What Are the Rules and Regulations in the Mortgage Industry?
As a Mortgage Loan Officer, it’s your job to help clients through one of the largest financial decisions of their lives. As an ethical professional, it’s also your responsibility to educate your clients on the nuances of mortgage as it applies to their specific needs. In this article, we’ll highlight the consumer protections you need to know to best serve your clients.
Mortgage Loan Officer Rules and Regulations
In the past, we’ve seen situations where unethical business practices led to significant changes in the mortgage industry. The most prominent example is the subprime lending crisis of 2008, which was caused by tremendously unethical mortgage lending operations.
When unethical behavior comes to light, legislators often step in to draft new rules and regulations to protect consumers, including but not limited to the following:
The Consumer Credit Protection Act of 1968
The Consumer Credit Protection Act (CCPA) was a piece of federal legislation passed by the U.S. Congress in 1968, and it provides protections for consumers from credit card companies, banks, and other lenders. This legislation created disclosure requirements to be followed by consumer lenders, as well as banning discrimination and misleading advertising practices.
Within the CCPA, you’ll find the Truth in Lending Act (TILA), which is a federal law that further protects consumers by improving transparency in the industry as well as allowing borrowers to look at multiple lenders to find the best mortgage rates and terms for their unique situation. Also, TILA requires lenders to disclose the term of the loan, APR, and any other fees associated with the loan with the consumer.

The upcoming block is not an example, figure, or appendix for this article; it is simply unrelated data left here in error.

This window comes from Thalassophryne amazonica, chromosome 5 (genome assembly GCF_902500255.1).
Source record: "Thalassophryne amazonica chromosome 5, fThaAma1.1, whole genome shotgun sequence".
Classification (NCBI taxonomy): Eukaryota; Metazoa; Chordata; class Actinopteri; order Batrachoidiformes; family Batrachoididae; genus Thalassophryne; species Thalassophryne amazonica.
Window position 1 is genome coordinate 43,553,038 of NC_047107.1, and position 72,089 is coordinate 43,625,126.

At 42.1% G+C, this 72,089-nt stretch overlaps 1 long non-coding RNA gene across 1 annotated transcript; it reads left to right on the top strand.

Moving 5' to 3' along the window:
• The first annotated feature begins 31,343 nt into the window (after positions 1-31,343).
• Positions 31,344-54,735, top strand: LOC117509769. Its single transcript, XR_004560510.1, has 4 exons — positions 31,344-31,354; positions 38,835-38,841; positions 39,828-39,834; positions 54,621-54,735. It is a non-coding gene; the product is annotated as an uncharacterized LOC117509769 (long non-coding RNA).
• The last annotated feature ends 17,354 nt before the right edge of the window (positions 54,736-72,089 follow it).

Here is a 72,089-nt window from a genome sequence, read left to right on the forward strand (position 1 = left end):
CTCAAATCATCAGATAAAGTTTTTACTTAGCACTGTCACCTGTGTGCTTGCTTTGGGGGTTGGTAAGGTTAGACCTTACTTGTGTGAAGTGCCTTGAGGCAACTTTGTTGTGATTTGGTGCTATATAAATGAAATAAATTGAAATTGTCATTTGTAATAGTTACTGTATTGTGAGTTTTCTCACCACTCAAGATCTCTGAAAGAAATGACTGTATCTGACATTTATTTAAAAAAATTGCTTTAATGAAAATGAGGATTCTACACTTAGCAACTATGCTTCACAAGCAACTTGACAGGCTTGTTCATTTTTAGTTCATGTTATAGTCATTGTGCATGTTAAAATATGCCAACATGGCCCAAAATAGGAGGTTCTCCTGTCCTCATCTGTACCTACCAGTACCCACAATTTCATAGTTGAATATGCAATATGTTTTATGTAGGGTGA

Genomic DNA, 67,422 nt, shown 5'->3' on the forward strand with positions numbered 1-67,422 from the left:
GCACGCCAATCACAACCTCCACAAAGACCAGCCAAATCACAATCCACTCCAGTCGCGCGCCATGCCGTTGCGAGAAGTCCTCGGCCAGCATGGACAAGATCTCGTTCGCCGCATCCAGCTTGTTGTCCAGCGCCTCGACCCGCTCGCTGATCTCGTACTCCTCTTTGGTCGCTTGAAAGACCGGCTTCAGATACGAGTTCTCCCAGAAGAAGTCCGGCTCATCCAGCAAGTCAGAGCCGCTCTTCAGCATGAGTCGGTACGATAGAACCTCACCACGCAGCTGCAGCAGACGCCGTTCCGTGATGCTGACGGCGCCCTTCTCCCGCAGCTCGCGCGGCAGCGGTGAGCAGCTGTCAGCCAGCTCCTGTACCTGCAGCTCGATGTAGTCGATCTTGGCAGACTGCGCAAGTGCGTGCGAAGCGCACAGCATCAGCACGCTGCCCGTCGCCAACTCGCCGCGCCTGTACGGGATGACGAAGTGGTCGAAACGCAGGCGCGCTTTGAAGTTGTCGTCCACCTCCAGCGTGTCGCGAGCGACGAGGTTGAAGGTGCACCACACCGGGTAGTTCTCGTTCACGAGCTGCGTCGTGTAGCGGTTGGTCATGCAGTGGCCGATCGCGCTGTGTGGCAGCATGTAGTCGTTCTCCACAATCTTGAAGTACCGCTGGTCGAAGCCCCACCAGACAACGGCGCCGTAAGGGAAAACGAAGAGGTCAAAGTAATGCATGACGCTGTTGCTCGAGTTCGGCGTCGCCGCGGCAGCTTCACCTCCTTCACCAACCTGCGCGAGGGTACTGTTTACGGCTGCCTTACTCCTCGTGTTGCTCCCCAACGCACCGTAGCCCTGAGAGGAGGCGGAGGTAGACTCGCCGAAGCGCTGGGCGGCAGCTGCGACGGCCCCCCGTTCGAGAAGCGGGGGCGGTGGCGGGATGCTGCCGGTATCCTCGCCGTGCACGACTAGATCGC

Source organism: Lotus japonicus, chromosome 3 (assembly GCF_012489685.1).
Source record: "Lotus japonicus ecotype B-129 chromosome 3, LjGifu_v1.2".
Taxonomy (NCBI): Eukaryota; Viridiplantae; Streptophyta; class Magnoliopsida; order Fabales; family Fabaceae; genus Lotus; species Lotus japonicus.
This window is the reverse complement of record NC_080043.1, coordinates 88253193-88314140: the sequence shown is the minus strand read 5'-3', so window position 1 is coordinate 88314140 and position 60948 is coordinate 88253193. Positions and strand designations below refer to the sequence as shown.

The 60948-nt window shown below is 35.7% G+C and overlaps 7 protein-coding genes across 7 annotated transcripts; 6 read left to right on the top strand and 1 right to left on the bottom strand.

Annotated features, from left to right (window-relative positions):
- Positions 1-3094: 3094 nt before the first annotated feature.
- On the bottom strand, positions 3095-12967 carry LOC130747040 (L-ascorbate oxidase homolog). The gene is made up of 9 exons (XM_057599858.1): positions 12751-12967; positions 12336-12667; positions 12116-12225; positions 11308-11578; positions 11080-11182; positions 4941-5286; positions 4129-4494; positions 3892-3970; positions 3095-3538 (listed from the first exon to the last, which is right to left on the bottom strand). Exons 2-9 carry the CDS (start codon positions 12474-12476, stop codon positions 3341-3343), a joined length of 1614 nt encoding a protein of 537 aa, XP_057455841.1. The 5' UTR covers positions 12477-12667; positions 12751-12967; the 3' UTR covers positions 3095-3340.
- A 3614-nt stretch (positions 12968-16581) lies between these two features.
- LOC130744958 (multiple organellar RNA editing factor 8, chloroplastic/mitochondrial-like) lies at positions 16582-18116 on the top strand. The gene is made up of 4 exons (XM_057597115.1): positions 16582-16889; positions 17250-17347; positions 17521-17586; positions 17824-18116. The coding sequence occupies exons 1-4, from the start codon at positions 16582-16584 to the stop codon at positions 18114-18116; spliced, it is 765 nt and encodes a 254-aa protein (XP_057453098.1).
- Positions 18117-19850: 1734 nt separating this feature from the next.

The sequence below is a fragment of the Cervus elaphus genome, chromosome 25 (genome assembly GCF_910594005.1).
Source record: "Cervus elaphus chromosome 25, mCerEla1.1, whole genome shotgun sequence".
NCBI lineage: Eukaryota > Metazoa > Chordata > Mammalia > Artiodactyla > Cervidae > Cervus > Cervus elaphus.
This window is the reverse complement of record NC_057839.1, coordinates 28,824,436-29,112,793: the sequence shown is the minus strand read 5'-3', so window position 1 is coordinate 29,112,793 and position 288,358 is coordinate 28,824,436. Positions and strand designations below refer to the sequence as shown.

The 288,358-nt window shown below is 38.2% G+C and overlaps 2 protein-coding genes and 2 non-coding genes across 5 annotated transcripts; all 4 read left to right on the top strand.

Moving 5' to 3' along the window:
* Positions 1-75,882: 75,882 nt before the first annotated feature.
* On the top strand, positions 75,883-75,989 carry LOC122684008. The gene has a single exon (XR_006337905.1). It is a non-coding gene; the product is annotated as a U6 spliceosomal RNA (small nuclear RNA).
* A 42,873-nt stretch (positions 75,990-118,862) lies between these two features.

The Fair Housing Act
The Civil Rights Act of 1968, often referred to as the Fair Housing Act, was signed into law by President Lyndon B. Johnson in an effort to quell discrimination in the housing industry. This legislation had two main goals: to prevent discrimination and to reverse housing segregation.
In relation to mortgage lending, the Fair Housing Act states, “It is illegal discrimination to take any of the following actions based on race, color, religion, sex, disability, familial status, or national origin:
- Refuse to make a mortgage loan or provide other financial assistance for a dwelling
- Refuse to provide information regarding loans
- Impose different terms or conditions on a loan, such as different interest rates, points, or fees
- Discriminate in appraising a dwelling
- Condition the availability of a loan on a person’s response to harassment
- Refuse to purchase a loan”
The SAFE Act of 2008
The Secure and Fair Enforcement for Mortgage Licensing Act of 2008, often shortened to the SAFE Act, was enacted on 7/30/2008 by the U.S. Congress. It’s just one piece of the Housing and Economic Recovery Act of 2008 (HERA), the financial reform legislation created in response to the burst of the housing bubble and the resulting subprime mortgage crisis that affected U.S. real estate in the late aughts. The SAFE Act was the first piece of legislation that sought to regulate mortgage practices by requiring specific education to gain and maintain licensure as a mortgage professional. Regarding the SAFE Act’s overall goal, it states:
“The SAFE Act prohibits individuals from engaging in the business of a residential Mortgage Loan Originator without first obtaining and maintaining annually:
- For individuals who are employees of a covered financial institution, registrations as a registered Mortgage Loan Originator and a unique identifier (federal registration)
- For all other individuals, a state license and registration as a state-licensed Mortgage Loan Originator, and a unique identifier (state licensing/registration)”
It’s important to note that the titles “Mortgage Loan Officer” and “Mortgage Loan Originator” are often used interchangeably, including in the SAFE Act.
Although these regulations (and many others) have been put into place to protect consumers, it’s your responsibility as a mortgage professional to uphold and enforce these practices through your day-to-day work. While you don’t need to have these laws memorized in order to act as an ethical MLO, it certainly doesn’t hurt to brush up on them from time to time. Now you can serve your clients in a way that’s not only helpful but ethical, too!
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